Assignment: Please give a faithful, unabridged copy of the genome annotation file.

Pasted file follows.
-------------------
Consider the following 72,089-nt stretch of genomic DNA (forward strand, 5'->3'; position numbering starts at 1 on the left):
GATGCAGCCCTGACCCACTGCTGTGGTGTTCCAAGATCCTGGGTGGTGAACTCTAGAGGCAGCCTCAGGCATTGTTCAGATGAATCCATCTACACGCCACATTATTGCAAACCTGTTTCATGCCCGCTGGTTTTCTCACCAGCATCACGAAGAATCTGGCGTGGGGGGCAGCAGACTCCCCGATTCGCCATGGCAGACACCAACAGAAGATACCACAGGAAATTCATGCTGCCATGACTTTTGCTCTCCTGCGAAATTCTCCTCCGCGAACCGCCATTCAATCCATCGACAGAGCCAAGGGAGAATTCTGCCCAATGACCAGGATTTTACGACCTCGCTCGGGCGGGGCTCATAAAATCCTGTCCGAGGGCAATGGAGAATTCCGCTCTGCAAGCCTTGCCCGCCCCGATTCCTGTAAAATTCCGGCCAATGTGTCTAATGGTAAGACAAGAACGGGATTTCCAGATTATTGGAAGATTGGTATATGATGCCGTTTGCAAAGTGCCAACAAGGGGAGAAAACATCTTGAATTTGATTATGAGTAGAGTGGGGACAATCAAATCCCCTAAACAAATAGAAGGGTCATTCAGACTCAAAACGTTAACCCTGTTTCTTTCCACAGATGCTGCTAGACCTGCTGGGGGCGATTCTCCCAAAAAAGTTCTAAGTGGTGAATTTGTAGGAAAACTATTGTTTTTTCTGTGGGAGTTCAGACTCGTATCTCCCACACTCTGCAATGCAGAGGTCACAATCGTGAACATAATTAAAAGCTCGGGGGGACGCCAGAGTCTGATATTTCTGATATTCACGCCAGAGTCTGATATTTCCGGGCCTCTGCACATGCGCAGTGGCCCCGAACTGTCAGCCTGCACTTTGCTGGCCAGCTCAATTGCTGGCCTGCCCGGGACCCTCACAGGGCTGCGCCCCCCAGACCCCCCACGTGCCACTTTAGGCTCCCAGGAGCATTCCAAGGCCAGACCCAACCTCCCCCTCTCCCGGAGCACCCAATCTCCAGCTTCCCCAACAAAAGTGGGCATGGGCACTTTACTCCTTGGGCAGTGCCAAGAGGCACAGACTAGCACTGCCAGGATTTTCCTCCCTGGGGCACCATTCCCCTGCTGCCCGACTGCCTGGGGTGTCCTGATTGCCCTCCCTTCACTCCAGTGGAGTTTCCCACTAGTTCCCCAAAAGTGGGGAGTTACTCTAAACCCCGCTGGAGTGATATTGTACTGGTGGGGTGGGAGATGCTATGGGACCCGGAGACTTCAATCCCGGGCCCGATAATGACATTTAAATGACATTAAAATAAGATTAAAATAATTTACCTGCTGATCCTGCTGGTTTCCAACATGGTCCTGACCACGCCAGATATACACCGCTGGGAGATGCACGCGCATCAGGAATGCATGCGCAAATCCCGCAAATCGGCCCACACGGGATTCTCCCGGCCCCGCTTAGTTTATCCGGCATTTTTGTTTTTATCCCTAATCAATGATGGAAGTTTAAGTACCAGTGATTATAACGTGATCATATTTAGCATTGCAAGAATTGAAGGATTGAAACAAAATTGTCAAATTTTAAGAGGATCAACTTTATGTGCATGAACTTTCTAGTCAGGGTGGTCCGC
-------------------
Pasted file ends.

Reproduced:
Consider the following 72,089-nt stretch of genomic DNA (forward strand, 5'->3'; position numbering starts at 1 on the left):
GATGCAGCCCTGACCCACTGCTGTGGTGTTCCAAGATCCTGGGTGGTGAACTCTAGAGGCAGCCTCAGGCATTGTTCAGATGAATCCATCTACACGCCACATTATTGCAAACCTGTTTCATGCCCGCTGGTTTTCTCACCAGCATCACGAAGAATCTGGCGTGGGGGGCAGCAGACTCCCCGATTCGCCATGGCAGACACCAACAGAAGATACCACAGGAAATTCATGCTGCCATGACTTTTGCTCTCCTGCGAAATTCTCCTCCGCGAACCGCCATTCAATCCATCGACAGAGCCAAGGGAGAATTCTGCCCAATGACCAGGATTTTACGACCTCGCTCGGGCGGGGCTCATAAAATCCTGTCCGAGGGCAATGGAGAATTCCGCTCTGCAAGCCTTGCCCGCCCCGATTCCTGTAAAATTCCGGCCAATGTGTCTAATGGTAAGACAAGAACGGGATTTCCAGATTATTGGAAGATTGGTATATGATGCCGTTTGCAAAGTGCCAACAAGGGGAGAAAACATCTTGAATTTGATTATGAGTAGAGTGGGGACAATCAAATCCCCTAAACAAATAGAAGGGTCATTCAGACTCAAAACGTTAACCCTGTTTCTTTCCACAGATGCTGCTAGACCTGCTGGGGGCGATTCTCCCAAAAAAGTTCTAAGTGGTGAATTTGTAGGAAAACTATTGTTTTTTCTGTGGGAGTTCAGACTCGTATCTCCCACACTCTGCAATGCAGAGGTCACAATCGTGAACATAATTAAAAGCTCGGGGGGACGCCAGAGTCTGATATTTCTGATATTCACGCCAGAGTCTGATATTTCCGGGCCTCTGCACATGCGCAGTGGCCCCGAACTGTCAGCCTGCACTTTGCTGGCCAGCTCAATTGCTGGCCTGCCCGGGACCCTCACAGGGCTGCGCCCCCCAGACCCCCCACGTGCCACTTTAGGCTCCCAGGAGCATTCCAAGGCCAGACCCAACCTCCCCCTCTCCCGGAGCACCCAATCTCCAGCTTCCCCAACAAAAGTGGGCATGGGCACTTTACTCCTTGGGCAGTGCCAAGAGGCACAGACTAGCACTGCCAGGATTTTCCTCCCTGGGGCACCATTCCCCTGCTGCCCGACTGCCTGGGGTGTCCTGATTGCCCTCCCTTCACTCCAGTGGAGTTTCCCACTAGTTCCCCAAAAGTGGGGAGTTACTCTAAACCCCGCTGGAGTGATATTGTACTGGTGGGGTGGGAGATGCTATGGGACCCGGAGACTTCAATCCCGGGCCCGATAATGACATTTAAATGACATTAAAATAAGATTAAAATAATTTACCTGCTGATCCTGCTGGTTTCCAACATGGTCCTGACCACGCCAGATATACACCGCTGGGAGATGCACGCGCATCAGGAATGCATGCGCAAATCCCGCAAATCGGCCCACACGGGATTCTCCCGGCCCCGCTTAGTTTATCCGGCATTTTTGTTTTTATCCCTAATCAATGATGGAAGTTTAAGTACCAGTGATTATAACGTGATCATATTTAGCATTGCAAGAATTGAAGGATTGAAACAAAATTGTCAAATTTTAAGAGGATCAACTTTATGTGCATGAACTTTCTAGTCAGGGTGGTCCGC